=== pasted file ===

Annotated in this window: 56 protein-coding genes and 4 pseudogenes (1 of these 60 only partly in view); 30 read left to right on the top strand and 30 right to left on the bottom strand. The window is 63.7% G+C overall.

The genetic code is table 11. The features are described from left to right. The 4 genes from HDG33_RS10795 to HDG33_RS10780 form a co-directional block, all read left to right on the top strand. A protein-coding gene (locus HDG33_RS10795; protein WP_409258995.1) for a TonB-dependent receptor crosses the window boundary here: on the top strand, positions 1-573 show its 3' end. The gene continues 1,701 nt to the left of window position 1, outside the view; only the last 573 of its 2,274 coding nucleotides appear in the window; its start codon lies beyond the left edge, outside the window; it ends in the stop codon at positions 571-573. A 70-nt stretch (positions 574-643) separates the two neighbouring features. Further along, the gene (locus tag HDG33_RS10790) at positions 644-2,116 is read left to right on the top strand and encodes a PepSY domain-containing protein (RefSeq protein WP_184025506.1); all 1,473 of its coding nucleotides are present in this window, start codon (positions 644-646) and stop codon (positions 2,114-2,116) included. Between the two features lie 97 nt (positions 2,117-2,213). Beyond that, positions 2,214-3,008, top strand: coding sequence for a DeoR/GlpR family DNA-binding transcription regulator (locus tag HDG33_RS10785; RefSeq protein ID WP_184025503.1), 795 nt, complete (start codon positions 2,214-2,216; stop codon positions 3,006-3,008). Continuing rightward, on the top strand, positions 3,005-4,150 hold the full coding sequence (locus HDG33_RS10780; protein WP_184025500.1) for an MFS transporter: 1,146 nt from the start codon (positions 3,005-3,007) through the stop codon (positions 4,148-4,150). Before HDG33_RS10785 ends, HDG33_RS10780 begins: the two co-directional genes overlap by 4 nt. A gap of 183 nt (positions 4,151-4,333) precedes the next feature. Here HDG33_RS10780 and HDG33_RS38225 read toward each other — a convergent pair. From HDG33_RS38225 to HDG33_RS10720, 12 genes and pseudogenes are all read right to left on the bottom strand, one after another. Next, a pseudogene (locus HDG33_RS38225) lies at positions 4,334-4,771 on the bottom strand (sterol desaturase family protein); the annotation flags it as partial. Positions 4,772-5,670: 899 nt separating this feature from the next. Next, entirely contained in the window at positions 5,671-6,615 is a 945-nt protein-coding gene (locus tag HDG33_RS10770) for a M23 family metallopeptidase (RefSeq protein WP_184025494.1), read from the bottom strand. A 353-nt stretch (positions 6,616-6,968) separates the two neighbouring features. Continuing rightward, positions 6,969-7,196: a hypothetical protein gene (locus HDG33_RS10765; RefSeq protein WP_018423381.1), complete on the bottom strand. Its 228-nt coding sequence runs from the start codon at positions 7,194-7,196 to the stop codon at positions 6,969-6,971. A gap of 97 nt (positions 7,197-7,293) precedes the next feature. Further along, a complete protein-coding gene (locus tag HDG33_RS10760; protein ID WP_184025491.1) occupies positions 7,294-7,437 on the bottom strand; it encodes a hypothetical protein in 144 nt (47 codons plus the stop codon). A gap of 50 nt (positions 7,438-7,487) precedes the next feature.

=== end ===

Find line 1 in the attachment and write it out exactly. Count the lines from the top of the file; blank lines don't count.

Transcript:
Annotated in this window: 56 protein-coding genes and 4 pseudogenes (1 of these 60 only partly in view); 30 read left to right on the top strand and 30 right to left on the bottom strand. The window is 63.7% G+C overall.